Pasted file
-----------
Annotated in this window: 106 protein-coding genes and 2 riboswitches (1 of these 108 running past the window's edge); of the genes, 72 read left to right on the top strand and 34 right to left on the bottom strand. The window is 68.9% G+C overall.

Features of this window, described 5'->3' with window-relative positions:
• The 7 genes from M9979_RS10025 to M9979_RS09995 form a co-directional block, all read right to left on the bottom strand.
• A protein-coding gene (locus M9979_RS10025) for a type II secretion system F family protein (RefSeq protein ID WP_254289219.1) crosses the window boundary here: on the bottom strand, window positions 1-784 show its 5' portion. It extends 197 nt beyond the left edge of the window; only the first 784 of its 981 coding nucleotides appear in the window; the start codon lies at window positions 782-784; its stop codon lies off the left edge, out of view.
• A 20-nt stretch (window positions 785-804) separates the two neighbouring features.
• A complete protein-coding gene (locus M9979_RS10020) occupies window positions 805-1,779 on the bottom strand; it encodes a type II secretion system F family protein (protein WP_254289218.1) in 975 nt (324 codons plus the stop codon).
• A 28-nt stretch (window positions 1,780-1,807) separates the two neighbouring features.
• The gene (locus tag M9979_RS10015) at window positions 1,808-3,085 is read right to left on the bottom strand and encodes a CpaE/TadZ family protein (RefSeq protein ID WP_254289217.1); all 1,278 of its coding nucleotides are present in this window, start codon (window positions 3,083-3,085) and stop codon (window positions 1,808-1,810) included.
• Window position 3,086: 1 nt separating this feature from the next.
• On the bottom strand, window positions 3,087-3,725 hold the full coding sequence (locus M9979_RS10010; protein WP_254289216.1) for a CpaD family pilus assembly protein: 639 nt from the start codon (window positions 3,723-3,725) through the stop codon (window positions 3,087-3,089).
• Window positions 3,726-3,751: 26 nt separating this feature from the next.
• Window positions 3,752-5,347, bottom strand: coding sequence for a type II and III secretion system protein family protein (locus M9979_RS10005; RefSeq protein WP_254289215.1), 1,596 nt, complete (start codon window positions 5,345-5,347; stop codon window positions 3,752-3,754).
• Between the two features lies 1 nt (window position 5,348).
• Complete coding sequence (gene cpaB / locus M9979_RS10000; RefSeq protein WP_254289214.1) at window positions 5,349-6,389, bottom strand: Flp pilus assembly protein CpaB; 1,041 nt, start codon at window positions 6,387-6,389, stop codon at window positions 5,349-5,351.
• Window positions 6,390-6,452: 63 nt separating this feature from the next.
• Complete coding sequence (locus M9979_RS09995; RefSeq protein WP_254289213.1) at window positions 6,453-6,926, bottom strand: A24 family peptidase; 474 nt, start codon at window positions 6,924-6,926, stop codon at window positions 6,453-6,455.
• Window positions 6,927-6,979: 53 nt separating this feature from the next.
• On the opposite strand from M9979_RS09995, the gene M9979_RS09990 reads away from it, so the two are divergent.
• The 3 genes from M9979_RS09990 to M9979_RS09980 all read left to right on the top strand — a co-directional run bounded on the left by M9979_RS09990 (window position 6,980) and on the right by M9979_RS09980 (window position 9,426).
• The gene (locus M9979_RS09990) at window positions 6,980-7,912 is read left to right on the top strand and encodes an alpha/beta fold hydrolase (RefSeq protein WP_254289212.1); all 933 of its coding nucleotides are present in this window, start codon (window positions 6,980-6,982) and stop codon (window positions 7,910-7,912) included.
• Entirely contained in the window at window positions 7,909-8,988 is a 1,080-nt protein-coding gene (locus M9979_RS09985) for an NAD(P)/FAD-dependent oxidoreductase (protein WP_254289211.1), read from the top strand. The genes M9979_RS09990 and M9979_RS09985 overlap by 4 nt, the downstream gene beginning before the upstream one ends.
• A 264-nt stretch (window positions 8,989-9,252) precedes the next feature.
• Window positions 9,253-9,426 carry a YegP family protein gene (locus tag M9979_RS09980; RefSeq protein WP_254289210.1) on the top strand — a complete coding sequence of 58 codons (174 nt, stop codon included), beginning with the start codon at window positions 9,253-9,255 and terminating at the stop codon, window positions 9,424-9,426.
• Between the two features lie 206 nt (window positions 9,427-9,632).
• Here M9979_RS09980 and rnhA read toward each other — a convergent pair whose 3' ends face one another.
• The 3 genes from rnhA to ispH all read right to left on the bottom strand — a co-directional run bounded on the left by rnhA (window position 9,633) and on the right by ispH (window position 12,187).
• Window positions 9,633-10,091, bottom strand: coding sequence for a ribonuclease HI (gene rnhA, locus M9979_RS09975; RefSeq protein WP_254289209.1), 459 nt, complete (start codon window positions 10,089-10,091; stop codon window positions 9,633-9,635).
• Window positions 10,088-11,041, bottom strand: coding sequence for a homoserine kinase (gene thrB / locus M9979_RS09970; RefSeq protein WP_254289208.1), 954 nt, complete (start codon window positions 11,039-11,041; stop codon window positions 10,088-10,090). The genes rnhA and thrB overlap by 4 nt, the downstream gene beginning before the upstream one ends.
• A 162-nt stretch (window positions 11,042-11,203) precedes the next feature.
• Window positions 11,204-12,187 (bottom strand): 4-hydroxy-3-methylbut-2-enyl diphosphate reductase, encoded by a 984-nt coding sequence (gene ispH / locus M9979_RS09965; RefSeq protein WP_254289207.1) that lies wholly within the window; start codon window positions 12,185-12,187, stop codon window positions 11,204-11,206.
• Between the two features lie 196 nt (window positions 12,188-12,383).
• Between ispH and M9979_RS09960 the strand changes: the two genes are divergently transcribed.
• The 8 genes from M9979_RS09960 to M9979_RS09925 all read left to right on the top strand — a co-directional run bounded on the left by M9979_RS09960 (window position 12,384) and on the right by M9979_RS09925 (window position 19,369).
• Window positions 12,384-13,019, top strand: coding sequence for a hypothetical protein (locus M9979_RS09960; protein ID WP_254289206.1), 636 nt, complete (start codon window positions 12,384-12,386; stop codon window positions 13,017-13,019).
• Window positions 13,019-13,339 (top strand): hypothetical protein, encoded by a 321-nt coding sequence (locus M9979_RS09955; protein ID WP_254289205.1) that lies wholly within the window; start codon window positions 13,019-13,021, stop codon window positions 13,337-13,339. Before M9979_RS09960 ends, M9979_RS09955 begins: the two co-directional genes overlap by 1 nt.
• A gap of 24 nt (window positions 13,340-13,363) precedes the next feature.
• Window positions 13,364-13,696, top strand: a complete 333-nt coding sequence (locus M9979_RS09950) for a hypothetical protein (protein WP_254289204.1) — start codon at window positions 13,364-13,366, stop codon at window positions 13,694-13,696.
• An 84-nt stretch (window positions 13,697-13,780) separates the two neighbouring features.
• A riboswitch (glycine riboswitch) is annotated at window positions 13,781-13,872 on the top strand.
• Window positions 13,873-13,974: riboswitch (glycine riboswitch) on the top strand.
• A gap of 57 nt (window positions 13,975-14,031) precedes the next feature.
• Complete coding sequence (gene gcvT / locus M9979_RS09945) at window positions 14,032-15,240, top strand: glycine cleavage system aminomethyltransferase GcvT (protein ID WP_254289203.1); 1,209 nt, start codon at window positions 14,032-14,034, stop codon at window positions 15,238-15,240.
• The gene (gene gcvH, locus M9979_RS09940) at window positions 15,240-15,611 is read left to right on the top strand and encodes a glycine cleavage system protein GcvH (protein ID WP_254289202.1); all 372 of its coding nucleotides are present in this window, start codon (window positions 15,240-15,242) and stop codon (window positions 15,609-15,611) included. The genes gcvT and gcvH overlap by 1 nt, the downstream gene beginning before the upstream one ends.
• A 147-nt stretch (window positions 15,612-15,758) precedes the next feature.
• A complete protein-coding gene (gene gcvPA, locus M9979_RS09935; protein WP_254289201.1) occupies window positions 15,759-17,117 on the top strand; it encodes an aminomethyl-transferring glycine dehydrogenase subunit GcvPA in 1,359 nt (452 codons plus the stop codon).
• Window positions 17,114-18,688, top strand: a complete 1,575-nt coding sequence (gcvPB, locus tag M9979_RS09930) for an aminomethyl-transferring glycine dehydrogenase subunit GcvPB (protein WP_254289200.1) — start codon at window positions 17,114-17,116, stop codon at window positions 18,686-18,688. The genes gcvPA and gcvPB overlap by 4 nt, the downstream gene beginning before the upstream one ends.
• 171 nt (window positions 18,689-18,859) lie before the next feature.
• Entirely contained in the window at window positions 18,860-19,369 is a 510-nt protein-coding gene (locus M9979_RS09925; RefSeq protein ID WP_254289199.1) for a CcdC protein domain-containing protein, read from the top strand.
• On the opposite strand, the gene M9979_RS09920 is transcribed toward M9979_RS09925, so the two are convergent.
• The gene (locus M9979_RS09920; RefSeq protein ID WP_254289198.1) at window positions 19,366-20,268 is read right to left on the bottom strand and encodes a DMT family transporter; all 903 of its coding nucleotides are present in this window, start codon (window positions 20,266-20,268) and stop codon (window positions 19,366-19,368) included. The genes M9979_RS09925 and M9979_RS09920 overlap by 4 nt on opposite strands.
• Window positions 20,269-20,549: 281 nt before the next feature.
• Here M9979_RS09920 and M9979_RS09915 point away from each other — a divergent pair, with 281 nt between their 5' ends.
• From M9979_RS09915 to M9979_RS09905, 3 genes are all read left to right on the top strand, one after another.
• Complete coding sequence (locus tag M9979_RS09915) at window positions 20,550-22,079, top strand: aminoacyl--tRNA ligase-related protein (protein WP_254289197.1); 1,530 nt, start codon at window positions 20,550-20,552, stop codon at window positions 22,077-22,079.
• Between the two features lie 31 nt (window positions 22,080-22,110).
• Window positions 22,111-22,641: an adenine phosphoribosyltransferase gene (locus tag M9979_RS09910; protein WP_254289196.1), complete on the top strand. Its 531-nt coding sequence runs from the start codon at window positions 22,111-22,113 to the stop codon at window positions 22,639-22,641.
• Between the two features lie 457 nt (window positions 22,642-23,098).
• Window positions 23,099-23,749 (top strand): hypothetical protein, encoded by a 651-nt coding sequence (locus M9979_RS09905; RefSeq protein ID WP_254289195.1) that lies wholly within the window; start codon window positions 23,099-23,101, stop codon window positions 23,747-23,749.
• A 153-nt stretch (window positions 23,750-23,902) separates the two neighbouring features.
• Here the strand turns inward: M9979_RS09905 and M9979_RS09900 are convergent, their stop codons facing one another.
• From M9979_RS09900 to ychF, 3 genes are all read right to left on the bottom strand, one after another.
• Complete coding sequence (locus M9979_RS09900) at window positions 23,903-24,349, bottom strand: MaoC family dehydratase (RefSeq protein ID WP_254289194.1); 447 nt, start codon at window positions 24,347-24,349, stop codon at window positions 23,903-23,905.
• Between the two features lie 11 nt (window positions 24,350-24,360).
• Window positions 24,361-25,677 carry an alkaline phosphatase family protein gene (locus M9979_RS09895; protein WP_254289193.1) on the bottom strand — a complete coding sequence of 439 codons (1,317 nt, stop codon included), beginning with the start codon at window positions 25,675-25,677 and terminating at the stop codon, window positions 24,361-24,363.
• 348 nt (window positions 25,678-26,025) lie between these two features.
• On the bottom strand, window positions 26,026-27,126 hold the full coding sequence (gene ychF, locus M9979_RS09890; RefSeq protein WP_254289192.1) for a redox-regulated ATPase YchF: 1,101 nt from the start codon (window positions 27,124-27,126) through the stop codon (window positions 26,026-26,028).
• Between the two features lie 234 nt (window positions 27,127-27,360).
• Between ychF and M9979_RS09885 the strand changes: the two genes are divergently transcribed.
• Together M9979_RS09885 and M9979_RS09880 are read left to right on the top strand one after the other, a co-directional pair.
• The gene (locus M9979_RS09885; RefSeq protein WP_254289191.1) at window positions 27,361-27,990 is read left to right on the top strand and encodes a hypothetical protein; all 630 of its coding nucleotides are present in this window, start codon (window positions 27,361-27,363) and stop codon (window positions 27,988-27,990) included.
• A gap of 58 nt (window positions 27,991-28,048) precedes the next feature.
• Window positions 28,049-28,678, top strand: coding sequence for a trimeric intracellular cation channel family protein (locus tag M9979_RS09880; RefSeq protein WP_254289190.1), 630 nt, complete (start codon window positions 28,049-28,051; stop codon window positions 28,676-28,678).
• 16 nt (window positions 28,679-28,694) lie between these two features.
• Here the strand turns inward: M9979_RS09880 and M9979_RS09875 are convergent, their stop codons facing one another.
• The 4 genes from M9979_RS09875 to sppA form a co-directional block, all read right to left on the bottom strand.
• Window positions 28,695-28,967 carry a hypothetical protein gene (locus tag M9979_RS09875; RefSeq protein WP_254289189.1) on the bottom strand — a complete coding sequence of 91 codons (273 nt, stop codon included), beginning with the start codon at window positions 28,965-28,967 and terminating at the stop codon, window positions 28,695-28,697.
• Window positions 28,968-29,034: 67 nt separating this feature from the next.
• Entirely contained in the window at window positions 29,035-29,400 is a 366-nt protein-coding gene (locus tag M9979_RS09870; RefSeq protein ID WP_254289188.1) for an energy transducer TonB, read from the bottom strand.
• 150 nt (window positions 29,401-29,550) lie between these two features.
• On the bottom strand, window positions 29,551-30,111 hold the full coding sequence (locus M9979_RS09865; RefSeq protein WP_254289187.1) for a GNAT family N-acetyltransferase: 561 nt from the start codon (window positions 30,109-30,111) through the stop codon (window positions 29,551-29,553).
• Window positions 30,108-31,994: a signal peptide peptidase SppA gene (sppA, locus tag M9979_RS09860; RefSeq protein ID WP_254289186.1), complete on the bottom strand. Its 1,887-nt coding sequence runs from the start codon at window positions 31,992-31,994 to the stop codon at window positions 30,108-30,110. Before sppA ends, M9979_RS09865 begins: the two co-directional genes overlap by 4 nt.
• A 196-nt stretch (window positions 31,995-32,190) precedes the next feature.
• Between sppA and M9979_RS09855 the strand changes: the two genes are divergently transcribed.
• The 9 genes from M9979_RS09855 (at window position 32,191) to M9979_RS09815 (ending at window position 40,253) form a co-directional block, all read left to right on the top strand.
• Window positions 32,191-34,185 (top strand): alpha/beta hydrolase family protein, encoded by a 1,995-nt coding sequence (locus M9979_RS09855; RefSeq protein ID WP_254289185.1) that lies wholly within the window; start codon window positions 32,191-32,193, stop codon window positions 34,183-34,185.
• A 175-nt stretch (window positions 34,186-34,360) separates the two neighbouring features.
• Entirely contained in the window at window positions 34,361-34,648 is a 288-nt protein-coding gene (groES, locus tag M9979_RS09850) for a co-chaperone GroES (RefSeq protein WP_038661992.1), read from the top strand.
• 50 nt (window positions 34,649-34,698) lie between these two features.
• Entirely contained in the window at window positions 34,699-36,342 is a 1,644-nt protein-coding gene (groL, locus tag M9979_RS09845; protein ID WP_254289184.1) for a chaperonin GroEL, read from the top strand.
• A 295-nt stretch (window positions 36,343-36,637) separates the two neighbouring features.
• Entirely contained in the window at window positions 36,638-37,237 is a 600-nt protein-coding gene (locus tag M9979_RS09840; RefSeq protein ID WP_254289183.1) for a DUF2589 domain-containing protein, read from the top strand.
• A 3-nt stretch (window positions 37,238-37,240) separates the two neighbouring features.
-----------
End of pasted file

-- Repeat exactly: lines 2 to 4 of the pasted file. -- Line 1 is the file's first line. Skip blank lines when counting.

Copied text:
Features of this window, described 5'->3' with window-relative positions:
• The 7 genes from M9979_RS10025 to M9979_RS09995 form a co-directional block, all read right to left on the bottom strand.
• A protein-coding gene (locus M9979_RS10025) for a type II secretion system F family protein (RefSeq protein ID WP_254289219.1) crosses the window boundary here: on the bottom strand, window positions 1-784 show its 5' portion. It extends 197 nt beyond the left edge of the window; only the first 784 of its 981 coding nucleotides appear in the window; the start codon lies at window positions 782-784; its stop codon lies off the left edge, out of view.